Monday, June 26, 2017

Alice Weinreb's "Modern Hungers"

Alice Weinreb is an associate professor of history at Loyola University Chicago.

She applied the “Page 99 Test” to her new book, Modern Hungers: Food and Power in Twentieth-Century Germany, and reported the following:
From page 99:
Allied rationing programs in occupied Germany had much in common with the rationing programs of the First World War because they reinforced existing societal divisions along gender, occupational, class, and regional lines. As had been the case during World War I, hungry city dwellers claimed that the rural regions were overflowing with food as the cities starved, a belief that seemed confirmed by city- dwellers’ desperate trips to farms to acquire extra provisions. While urbanites accused farmers of hoarding food in anticipation of future profits, farmers perceived themselves as the main victims, complaining not only about the authorities’ unrealistic demands, but also the waves of German expellees from Eastern Europe whom they were frequently compelled to house and feed.

There were many German food producers who exploited the widespread hunger for their own profit. Adulterating food was a popular way of stretching resources and increasing returns. It was quite common, for example, to sell flour that had been “mixed with portions of sand, plaster and other substances.” In Thuringia, several local companies were turning vegetables that had frozen due to improper storage into prepackaged salads “by first cooking them in order to make them edible,” forcing the local Nutrition Board to “prohibit all production of vegetable salads” due to serious health concerns. Inspectors in Saxony discovered that a shipment of more than 600,000 kilo­grams of butter had been inadequately refrigerated for over a year and was subsequently covered in mold; nonetheless, it was still marked for consumption. Hungry civilians also frequently accused shopkeepers, like farmers, of hoarding foodstuffs. An anonymous letter from Cologne, for example, singled out a grocery store where pickled carrots “without onions and scarcely any vinegar” were being sold for “one hears and gasps— 1 RM.” The shop owner, a Ms. Vinken, was described as “an overfed red- haired woman” and accused of being “more power-hungry than Adolf Hitler” in her “dictatorial” pricing schemes, profiting from the hunger of her desperate customers. Of course, German consumers themselves used a variety of extralegal means to obtain more and better food. Everyday efforts to acquire food expanded to include illicit activities ranging from participation in the black market to acts of prostitution and theft and even to the murder of milkmen. The occupation years thus saw a dramatic rise in illegal or semi- legal activities connected to food acquisition and distribution. These so- called crimes of scarcity shaped immediate postwar life for the majority of German civilians and were part of their larger experiences of collective hunger.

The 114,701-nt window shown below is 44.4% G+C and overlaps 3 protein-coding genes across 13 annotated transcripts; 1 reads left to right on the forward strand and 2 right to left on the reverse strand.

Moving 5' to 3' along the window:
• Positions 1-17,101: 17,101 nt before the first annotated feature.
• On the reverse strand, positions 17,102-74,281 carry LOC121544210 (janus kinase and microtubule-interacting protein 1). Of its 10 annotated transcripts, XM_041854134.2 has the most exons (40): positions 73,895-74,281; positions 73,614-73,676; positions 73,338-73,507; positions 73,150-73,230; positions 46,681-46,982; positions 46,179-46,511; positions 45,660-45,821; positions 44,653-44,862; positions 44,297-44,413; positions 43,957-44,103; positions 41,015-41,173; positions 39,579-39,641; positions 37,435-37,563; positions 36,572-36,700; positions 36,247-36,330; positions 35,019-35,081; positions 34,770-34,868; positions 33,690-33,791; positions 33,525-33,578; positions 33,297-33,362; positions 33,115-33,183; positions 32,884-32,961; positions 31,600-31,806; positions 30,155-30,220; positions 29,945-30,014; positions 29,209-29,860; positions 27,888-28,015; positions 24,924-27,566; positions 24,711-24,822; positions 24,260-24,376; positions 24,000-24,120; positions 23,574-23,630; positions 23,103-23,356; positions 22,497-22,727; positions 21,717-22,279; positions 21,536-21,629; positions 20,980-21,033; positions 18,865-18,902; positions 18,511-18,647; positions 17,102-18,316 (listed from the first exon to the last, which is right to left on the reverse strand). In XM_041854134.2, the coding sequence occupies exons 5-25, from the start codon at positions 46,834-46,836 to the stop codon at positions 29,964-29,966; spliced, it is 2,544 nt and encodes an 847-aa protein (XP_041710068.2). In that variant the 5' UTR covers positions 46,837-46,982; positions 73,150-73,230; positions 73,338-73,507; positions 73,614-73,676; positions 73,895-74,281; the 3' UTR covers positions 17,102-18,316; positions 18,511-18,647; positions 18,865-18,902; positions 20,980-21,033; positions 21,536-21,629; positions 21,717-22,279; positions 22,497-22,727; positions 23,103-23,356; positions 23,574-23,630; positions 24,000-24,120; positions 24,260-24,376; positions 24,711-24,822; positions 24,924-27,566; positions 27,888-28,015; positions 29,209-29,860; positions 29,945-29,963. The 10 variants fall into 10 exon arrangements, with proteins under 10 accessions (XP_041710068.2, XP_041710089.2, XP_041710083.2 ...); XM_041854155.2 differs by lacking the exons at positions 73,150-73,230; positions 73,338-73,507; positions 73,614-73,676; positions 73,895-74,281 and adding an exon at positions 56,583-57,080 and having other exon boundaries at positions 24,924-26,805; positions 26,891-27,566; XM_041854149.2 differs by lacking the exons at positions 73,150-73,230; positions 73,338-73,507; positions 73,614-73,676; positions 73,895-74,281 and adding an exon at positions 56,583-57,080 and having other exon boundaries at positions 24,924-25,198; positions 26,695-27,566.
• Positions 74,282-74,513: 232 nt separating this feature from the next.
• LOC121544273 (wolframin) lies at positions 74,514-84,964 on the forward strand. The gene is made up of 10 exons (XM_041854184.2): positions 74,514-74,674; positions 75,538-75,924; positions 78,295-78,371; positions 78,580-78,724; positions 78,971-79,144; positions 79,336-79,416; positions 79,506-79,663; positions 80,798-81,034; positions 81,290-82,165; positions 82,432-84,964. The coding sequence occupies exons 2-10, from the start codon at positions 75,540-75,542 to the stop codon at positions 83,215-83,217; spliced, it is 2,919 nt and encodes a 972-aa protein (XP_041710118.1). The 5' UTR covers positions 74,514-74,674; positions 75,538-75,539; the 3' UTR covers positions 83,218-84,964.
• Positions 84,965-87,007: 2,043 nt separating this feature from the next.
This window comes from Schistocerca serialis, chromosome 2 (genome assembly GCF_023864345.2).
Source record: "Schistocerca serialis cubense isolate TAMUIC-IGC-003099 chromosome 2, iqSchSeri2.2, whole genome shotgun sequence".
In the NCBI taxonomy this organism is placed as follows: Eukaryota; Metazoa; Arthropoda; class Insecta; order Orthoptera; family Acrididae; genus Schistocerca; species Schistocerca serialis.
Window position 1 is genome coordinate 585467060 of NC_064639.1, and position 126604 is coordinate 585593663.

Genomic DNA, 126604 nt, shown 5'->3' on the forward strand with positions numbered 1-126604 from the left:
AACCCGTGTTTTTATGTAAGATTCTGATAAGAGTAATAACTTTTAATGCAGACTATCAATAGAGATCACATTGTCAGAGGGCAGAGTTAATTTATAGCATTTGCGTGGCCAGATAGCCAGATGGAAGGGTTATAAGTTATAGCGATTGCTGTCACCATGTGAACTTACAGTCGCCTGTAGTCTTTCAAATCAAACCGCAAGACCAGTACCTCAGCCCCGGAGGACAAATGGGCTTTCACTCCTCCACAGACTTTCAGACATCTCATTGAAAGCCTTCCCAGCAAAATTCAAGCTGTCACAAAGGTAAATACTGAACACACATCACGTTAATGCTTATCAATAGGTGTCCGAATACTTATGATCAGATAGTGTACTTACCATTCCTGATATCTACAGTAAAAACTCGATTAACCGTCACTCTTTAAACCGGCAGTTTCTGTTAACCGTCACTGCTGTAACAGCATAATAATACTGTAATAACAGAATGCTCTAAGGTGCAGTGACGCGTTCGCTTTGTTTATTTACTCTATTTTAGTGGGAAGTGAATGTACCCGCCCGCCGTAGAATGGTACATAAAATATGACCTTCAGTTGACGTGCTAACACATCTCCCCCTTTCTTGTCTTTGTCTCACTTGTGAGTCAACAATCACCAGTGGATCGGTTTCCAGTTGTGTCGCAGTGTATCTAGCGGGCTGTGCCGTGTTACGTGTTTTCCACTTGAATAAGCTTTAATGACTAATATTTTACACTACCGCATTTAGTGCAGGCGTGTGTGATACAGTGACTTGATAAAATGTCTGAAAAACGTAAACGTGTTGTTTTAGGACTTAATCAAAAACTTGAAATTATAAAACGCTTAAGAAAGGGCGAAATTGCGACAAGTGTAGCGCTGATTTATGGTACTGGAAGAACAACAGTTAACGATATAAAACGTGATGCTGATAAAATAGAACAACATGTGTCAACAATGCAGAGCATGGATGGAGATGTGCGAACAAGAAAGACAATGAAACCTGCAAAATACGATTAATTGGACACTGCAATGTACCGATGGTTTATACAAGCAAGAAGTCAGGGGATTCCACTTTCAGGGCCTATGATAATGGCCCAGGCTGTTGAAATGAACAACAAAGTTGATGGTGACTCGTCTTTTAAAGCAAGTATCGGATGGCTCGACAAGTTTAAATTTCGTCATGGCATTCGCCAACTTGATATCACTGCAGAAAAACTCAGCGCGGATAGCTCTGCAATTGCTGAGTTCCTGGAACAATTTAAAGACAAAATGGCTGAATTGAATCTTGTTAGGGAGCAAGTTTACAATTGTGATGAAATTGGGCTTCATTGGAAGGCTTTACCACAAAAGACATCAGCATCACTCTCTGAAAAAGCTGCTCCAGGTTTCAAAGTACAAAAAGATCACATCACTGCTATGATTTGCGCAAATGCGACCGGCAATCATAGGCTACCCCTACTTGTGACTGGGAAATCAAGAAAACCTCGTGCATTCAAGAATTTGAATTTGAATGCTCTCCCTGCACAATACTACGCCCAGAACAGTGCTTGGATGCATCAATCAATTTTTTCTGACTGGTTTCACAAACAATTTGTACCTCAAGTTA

Public opinion across all four zones singled out the Allies as cruel masters indifferent to German suffering. Rationing programs that punished former Nazis or that reduced “normal consumer” allotments enforced the perception of many German civilians that they were being stigmatized and mistreated.
My book explores the relationship between the industrial food system and the modern war economy over the twentieth century. Page 99 is located in the middle of the book, in the chapter describing the transition from World War II to the Cold War. This transition is known in Germany as the “Hunger Years” of 1945 to 1949. While Page 99 does not capture the chronological and thematic scope of the book, it does highlight two crucial methodological aspects of my study of the modern food economy.

First, page 99 captures the fact that my study of the “politics of food” highlights not only state policy but the politics of the ordinary and the everyday. Although historians have traditionally described these years as a time of “pure and simple” hunger, this page details a remarkably complex food economy wherein food was constantly being modified in elaborate negotiations between individuals and state authorities. This is important because, in the immediate aftermath of the Third Reich, German civilians frequently compared their caloric intake to that of concentration camp inmates, a comparison that they successfully used to leverage for increased American food aid. The food economy described on page 99, however, exposes a food economy defined by remarkable levels of individual agency, something entirely different from Nazi camps.

Page 99 concludes by invoking another major thread of my book: detailing a nuanced approach to hunger as a topic of historical analysis. While we often imagine hunger as simply the consequence of an absence of food, hunger is rarely straight-forward or uncontested. In the case of Germany’s many and quite varied modern hunger claims, questions of interpretation and perception were crucial. People often claimed that they “felt” hungry even if they did not “look” hungry, for example. Individual and collective emotions, memories, and fantasies played crucial roles in determining how hungry and how satiated Germans were.

Ultimately, while my book focuses on Germany, Modern Hungers is really about the development of a transnational food system that links military power to control over food production and distribution. By turning discussions of hunger away from the Third World and to Germany, the wealthiest nation in Europe, my book complicates standard narratives of modernization, while historicizing contemporary struggles to control the world’s natural resources and to optimize peoples’ eating habits.
Learn more about Modern Hungers at the Oxford University Press website.

--Marshal Zeringue